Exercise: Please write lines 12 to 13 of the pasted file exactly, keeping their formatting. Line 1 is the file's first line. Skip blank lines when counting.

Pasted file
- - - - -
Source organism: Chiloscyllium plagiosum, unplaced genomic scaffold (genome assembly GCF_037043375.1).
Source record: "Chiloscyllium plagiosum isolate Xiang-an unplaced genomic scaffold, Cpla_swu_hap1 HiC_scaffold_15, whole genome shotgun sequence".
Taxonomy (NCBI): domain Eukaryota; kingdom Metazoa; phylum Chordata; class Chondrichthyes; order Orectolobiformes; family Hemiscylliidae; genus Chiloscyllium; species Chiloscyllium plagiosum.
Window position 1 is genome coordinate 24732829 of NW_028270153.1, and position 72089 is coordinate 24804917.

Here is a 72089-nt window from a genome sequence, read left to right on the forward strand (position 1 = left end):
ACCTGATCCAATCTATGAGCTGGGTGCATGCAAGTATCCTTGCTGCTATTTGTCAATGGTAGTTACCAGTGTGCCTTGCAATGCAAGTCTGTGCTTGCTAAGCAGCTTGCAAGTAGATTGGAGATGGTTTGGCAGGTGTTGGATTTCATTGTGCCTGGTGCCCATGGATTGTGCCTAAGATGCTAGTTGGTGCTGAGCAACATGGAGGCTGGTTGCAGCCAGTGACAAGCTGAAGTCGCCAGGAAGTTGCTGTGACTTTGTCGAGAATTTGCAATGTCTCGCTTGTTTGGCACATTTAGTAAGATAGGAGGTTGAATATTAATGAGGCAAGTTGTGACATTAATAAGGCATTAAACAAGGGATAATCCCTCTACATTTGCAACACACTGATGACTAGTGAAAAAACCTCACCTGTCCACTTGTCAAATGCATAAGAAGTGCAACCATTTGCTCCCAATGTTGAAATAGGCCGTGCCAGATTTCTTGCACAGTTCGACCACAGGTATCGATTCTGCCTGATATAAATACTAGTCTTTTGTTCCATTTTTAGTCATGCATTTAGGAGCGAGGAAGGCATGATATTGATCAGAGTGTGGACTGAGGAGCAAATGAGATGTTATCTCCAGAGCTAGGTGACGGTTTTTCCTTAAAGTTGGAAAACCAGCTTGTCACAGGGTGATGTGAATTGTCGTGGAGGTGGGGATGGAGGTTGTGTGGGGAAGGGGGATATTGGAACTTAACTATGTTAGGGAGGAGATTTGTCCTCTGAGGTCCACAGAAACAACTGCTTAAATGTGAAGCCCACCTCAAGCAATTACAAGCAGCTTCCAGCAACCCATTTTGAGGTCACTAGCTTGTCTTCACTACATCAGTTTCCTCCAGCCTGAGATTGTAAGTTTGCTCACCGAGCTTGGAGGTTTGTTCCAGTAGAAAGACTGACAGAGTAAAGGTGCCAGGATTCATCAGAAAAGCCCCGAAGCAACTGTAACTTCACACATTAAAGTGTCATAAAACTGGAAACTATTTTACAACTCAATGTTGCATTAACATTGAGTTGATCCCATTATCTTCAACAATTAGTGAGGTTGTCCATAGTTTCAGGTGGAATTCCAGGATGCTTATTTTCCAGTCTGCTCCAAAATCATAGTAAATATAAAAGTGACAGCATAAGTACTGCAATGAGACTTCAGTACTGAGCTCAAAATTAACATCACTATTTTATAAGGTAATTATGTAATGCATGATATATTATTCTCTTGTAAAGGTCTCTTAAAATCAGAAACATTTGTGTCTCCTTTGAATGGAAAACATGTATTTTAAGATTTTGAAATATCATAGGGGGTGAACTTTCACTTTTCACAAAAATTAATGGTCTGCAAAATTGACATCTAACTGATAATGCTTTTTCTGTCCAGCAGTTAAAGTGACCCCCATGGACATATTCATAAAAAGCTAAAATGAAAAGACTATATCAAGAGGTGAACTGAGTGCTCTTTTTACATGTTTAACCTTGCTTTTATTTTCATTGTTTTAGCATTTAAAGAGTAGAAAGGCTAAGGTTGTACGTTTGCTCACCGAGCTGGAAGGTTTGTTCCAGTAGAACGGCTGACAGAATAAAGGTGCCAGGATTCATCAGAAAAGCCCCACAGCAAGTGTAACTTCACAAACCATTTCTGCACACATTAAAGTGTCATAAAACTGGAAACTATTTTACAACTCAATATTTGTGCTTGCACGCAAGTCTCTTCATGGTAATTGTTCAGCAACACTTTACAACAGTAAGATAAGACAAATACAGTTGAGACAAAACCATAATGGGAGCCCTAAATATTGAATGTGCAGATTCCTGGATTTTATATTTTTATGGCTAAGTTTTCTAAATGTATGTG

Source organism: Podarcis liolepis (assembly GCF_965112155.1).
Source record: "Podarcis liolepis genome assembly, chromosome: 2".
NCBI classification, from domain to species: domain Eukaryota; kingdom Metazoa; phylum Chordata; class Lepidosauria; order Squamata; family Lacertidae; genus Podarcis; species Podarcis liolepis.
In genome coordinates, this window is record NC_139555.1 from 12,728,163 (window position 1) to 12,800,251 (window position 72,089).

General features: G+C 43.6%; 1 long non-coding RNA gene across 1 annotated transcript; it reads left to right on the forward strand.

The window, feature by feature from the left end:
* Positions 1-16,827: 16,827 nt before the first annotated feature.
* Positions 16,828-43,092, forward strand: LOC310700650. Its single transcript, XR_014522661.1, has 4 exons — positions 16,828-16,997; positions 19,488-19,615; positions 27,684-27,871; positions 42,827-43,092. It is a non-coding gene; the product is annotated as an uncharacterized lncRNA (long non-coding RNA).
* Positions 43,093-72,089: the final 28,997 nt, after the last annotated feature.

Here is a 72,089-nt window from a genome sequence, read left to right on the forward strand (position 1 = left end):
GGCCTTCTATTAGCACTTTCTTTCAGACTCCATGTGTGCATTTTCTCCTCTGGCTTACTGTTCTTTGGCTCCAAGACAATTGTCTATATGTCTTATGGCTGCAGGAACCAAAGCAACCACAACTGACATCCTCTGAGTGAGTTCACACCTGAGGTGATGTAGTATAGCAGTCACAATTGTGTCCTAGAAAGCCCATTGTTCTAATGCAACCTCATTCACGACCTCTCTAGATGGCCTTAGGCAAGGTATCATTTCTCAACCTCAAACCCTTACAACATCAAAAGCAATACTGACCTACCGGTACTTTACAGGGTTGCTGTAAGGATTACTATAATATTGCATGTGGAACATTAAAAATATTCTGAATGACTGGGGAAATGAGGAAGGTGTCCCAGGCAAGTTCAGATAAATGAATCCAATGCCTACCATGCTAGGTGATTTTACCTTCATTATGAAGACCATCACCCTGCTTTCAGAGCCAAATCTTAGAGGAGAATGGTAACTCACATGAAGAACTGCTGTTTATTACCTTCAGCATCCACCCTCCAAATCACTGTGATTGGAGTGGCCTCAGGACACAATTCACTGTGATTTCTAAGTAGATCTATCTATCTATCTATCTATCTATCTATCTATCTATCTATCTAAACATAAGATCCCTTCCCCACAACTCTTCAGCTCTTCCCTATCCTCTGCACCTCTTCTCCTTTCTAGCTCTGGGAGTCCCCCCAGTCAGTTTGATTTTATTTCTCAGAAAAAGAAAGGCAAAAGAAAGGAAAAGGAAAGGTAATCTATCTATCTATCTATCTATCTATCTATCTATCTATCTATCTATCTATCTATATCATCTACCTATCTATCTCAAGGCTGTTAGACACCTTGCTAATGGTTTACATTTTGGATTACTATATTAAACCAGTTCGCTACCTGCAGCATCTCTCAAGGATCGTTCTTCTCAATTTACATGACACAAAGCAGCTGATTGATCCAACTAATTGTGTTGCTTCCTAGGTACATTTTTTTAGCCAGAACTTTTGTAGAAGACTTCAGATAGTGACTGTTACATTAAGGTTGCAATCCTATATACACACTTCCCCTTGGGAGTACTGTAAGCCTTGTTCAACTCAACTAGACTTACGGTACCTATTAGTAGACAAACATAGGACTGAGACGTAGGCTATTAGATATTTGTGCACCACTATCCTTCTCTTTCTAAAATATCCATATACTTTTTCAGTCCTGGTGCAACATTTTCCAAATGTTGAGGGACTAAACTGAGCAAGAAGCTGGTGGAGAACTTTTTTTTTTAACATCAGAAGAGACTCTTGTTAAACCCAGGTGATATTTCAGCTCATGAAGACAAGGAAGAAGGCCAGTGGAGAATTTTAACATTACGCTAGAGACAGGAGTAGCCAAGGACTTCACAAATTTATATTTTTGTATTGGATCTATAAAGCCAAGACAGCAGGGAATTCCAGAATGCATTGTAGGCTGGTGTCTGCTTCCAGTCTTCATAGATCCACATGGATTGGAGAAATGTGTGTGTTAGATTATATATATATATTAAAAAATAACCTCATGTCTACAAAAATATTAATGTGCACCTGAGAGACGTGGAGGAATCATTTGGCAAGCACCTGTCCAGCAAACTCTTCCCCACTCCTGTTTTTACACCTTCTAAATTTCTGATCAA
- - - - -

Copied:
The window, feature by feature from the left end:
* Positions 1-16,827: 16,827 nt before the first annotated feature.